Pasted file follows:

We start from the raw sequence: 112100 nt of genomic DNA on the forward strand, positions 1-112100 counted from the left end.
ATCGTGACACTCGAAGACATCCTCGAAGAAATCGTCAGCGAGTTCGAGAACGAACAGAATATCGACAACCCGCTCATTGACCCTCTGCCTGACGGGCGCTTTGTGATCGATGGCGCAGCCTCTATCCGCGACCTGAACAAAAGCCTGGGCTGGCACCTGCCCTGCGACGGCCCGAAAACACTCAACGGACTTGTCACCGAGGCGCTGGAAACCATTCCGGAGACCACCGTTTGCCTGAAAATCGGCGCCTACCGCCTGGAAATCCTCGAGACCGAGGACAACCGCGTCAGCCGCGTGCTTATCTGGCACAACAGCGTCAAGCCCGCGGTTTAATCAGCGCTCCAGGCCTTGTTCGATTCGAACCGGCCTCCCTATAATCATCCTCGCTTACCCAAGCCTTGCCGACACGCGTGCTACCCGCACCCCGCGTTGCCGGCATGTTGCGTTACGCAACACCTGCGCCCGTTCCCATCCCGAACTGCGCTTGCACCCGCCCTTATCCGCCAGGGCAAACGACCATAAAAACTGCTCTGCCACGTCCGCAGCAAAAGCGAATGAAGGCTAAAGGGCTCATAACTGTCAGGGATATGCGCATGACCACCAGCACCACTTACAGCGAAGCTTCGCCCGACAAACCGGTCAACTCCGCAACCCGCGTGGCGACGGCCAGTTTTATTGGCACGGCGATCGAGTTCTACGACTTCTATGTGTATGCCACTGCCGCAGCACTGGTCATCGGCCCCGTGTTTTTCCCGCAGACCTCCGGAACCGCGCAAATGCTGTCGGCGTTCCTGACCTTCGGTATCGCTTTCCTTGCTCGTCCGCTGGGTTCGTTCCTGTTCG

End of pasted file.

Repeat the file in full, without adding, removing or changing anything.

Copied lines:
We start from the raw sequence: 112100 nt of genomic DNA on the forward strand, positions 1-112100 counted from the left end.
ATCGTGACACTCGAAGACATCCTCGAAGAAATCGTCAGCGAGTTCGAGAACGAACAGAATATCGACAACCCGCTCATTGACCCTCTGCCTGACGGGCGCTTTGTGATCGATGGCGCAGCCTCTATCCGCGACCTGAACAAAAGCCTGGGCTGGCACCTGCCCTGCGACGGCCCGAAAACACTCAACGGACTTGTCACCGAGGCGCTGGAAACCATTCCGGAGACCACCGTTTGCCTGAAAATCGGCGCCTACCGCCTGGAAATCCTCGAGACCGAGGACAACCGCGTCAGCCGCGTGCTTATCTGGCACAACAGCGTCAAGCCCGCGGTTTAATCAGCGCTCCAGGCCTTGTTCGATTCGAACCGGCCTCCCTATAATCATCCTCGCTTACCCAAGCCTTGCCGACACGCGTGCTACCCGCACCCCGCGTTGCCGGCATGTTGCGTTACGCAACACCTGCGCCCGTTCCCATCCCGAACTGCGCTTGCACCCGCCCTTATCCGCCAGGGCAAACGACCATAAAAACTGCTCTGCCACGTCCGCAGCAAAAGCGAATGAAGGCTAAAGGGCTCATAACTGTCAGGGATATGCGCATGACCACCAGCACCACTTACAGCGAAGCTTCGCCCGACAAACCGGTCAACTCCGCAACCCGCGTGGCGACGGCCAGTTTTATTGGCACGGCGATCGAGTTCTACGACTTCTATGTGTATGCCACTGCCGCAGCACTGGTCATCGGCCCCGTGTTTTTCCCGCAGACCTCCGGAACCGCGCAAATGCTGTCGGCGTTCCTGACCTTCGGTATCGCTTTCCTTGCTCGTCCGCTGGGTTCGTTCCTGTTCG